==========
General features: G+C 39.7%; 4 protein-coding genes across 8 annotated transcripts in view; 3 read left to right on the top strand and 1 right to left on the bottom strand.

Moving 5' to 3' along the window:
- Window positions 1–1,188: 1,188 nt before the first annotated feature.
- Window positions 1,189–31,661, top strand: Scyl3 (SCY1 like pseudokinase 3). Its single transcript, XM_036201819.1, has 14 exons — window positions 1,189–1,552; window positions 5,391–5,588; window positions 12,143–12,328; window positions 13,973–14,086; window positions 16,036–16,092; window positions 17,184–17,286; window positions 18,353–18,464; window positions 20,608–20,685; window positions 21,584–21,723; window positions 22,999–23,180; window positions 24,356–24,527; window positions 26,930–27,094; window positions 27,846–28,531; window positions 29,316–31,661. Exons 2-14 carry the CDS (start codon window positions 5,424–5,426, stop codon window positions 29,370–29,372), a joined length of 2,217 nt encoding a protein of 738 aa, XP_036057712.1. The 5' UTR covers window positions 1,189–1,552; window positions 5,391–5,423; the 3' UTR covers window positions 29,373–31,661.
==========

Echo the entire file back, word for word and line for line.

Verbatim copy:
General features: G+C 39.7%; 4 protein-coding genes across 8 annotated transcripts in view; 3 read left to right on the top strand and 1 right to left on the bottom strand.

Moving 5' to 3' along the window:
- Window positions 1–1,188: 1,188 nt before the first annotated feature.
- Window positions 1,189–31,661, top strand: Scyl3 (SCY1 like pseudokinase 3). Its single transcript, XM_036201819.1, has 14 exons — window positions 1,189–1,552; window positions 5,391–5,588; window positions 12,143–12,328; window positions 13,973–14,086; window positions 16,036–16,092; window positions 17,184–17,286; window positions 18,353–18,464; window positions 20,608–20,685; window positions 21,584–21,723; window positions 22,999–23,180; window positions 24,356–24,527; window positions 26,930–27,094; window positions 27,846–28,531; window positions 29,316–31,661. Exons 2-14 carry the CDS (start codon window positions 5,424–5,426, stop codon window positions 29,370–29,372), a joined length of 2,217 nt encoding a protein of 738 aa, XP_036057712.1. The 5' UTR covers window positions 1,189–1,552; window positions 5,391–5,423; the 3' UTR covers window positions 29,373–31,661.